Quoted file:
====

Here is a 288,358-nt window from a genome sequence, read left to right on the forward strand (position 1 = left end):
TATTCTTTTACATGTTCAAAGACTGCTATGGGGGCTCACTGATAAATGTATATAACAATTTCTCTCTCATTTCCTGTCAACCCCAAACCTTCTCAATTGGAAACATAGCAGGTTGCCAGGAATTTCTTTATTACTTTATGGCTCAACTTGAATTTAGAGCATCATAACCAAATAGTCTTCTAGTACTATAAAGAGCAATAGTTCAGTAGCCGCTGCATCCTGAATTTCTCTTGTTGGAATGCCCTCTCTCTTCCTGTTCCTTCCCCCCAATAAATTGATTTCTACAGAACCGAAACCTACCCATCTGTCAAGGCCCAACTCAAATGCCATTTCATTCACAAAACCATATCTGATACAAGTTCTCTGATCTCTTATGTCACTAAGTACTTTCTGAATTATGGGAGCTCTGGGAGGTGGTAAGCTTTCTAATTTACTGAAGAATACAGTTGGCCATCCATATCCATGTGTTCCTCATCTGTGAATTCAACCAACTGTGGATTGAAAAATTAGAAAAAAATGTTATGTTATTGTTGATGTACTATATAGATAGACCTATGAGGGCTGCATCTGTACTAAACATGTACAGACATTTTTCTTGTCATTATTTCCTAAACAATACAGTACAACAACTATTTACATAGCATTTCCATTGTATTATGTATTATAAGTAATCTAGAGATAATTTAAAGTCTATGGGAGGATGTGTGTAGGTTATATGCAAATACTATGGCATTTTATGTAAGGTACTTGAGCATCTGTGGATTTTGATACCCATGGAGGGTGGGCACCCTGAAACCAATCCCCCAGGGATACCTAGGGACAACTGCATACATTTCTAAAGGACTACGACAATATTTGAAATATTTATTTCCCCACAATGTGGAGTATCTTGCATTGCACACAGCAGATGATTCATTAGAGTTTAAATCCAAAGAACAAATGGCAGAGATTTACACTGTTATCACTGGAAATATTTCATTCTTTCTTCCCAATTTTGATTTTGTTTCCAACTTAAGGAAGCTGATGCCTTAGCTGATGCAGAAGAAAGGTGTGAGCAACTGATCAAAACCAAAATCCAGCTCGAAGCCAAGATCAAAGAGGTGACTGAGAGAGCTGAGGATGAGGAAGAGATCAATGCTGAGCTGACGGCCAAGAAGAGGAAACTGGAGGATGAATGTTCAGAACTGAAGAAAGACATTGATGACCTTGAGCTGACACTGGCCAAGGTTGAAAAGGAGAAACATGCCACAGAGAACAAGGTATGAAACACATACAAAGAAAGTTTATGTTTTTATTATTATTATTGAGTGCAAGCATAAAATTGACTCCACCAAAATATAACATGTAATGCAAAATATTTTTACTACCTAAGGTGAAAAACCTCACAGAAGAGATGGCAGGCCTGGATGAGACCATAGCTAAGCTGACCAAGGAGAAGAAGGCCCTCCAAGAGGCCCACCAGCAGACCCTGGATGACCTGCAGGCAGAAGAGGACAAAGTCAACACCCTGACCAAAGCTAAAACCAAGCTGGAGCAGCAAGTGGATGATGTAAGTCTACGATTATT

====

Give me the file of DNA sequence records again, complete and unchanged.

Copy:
Here is a 288,358-nt window from a genome sequence, read left to right on the forward strand (position 1 = left end):
TATTCTTTTACATGTTCAAAGACTGCTATGGGGGCTCACTGATAAATGTATATAACAATTTCTCTCTCATTTCCTGTCAACCCCAAACCTTCTCAATTGGAAACATAGCAGGTTGCCAGGAATTTCTTTATTACTTTATGGCTCAACTTGAATTTAGAGCATCATAACCAAATAGTCTTCTAGTACTATAAAGAGCAATAGTTCAGTAGCCGCTGCATCCTGAATTTCTCTTGTTGGAATGCCCTCTCTCTTCCTGTTCCTTCCCCCCAATAAATTGATTTCTACAGAACCGAAACCTACCCATCTGTCAAGGCCCAACTCAAATGCCATTTCATTCACAAAACCATATCTGATACAAGTTCTCTGATCTCTTATGTCACTAAGTACTTTCTGAATTATGGGAGCTCTGGGAGGTGGTAAGCTTTCTAATTTACTGAAGAATACAGTTGGCCATCCATATCCATGTGTTCCTCATCTGTGAATTCAACCAACTGTGGATTGAAAAATTAGAAAAAAATGTTATGTTATTGTTGATGTACTATATAGATAGACCTATGAGGGCTGCATCTGTACTAAACATGTACAGACATTTTTCTTGTCATTATTTCCTAAACAATACAGTACAACAACTATTTACATAGCATTTCCATTGTATTATGTATTATAAGTAATCTAGAGATAATTTAAAGTCTATGGGAGGATGTGTGTAGGTTATATGCAAATACTATGGCATTTTATGTAAGGTACTTGAGCATCTGTGGATTTTGATACCCATGGAGGGTGGGCACCCTGAAACCAATCCCCCAGGGATACCTAGGGACAACTGCATACATTTCTAAAGGACTACGACAATATTTGAAATATTTATTTCCCCACAATGTGGAGTATCTTGCATTGCACACAGCAGATGATTCATTAGAGTTTAAATCCAAAGAACAAATGGCAGAGATTTACACTGTTATCACTGGAAATATTTCATTCTTTCTTCCCAATTTTGATTTTGTTTCCAACTTAAGGAAGCTGATGCCTTAGCTGATGCAGAAGAAAGGTGTGAGCAACTGATCAAAACCAAAATCCAGCTCGAAGCCAAGATCAAAGAGGTGACTGAGAGAGCTGAGGATGAGGAAGAGATCAATGCTGAGCTGACGGCCAAGAAGAGGAAACTGGAGGATGAATGTTCAGAACTGAAGAAAGACATTGATGACCTTGAGCTGACACTGGCCAAGGTTGAAAAGGAGAAACATGCCACAGAGAACAAGGTATGAAACACATACAAAGAAAGTTTATGTTTTTATTATTATTATTGAGTGCAAGCATAAAATTGACTCCACCAAAATATAACATGTAATGCAAAATATTTTTACTACCTAAGGTGAAAAACCTCACAGAAGAGATGGCAGGCCTGGATGAGACCATAGCTAAGCTGACCAAGGAGAAGAAGGCCCTCCAAGAGGCCCACCAGCAGACCCTGGATGACCTGCAGGCAGAAGAGGACAAAGTCAACACCCTGACCAAAGCTAAAACCAAGCTGGAGCAGCAAGTGGATGATGTAAGTCTACGATTATT